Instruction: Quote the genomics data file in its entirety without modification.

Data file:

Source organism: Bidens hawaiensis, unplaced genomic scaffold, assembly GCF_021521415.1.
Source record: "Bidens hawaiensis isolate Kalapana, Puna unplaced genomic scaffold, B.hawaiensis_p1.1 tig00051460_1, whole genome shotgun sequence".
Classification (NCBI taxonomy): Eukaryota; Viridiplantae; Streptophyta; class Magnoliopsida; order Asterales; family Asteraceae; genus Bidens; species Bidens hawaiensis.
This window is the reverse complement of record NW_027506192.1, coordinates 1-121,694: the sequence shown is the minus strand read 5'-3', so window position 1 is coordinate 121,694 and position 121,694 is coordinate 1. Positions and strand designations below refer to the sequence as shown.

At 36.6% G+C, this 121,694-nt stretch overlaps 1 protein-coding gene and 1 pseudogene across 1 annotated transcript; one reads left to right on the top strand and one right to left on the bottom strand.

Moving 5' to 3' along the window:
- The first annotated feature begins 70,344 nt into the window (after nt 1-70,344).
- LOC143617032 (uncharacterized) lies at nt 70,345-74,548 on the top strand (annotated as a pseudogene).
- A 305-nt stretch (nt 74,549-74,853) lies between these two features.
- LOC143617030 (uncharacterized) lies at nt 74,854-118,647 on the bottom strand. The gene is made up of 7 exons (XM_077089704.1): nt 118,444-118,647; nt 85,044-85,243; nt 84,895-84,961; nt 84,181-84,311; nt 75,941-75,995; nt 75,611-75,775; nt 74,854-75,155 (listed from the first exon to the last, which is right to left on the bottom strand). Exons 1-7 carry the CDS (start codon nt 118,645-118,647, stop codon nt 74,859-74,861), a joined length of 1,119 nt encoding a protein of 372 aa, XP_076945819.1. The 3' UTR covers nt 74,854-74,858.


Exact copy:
Source organism: Bidens hawaiensis, unplaced genomic scaffold, assembly GCF_021521415.1.
Source record: "Bidens hawaiensis isolate Kalapana, Puna unplaced genomic scaffold, B.hawaiensis_p1.1 tig00051460_1, whole genome shotgun sequence".
Classification (NCBI taxonomy): Eukaryota; Viridiplantae; Streptophyta; class Magnoliopsida; order Asterales; family Asteraceae; genus Bidens; species Bidens hawaiensis.
This window is the reverse complement of record NW_027506192.1, coordinates 1-121,694: the sequence shown is the minus strand read 5'-3', so window position 1 is coordinate 121,694 and position 121,694 is coordinate 1. Positions and strand designations below refer to the sequence as shown.

At 36.6% G+C, this 121,694-nt stretch overlaps 1 protein-coding gene and 1 pseudogene across 1 annotated transcript; one reads left to right on the top strand and one right to left on the bottom strand.

Moving 5' to 3' along the window:
- The first annotated feature begins 70,344 nt into the window (after nt 1-70,344).
- LOC143617032 (uncharacterized) lies at nt 70,345-74,548 on the top strand (annotated as a pseudogene).
- A 305-nt stretch (nt 74,549-74,853) lies between these two features.
- LOC143617030 (uncharacterized) lies at nt 74,854-118,647 on the bottom strand. The gene is made up of 7 exons (XM_077089704.1): nt 118,444-118,647; nt 85,044-85,243; nt 84,895-84,961; nt 84,181-84,311; nt 75,941-75,995; nt 75,611-75,775; nt 74,854-75,155 (listed from the first exon to the last, which is right to left on the bottom strand). Exons 1-7 carry the CDS (start codon nt 118,645-118,647, stop codon nt 74,859-74,861), a joined length of 1,119 nt encoding a protein of 372 aa, XP_076945819.1. The 3' UTR covers nt 74,854-74,858.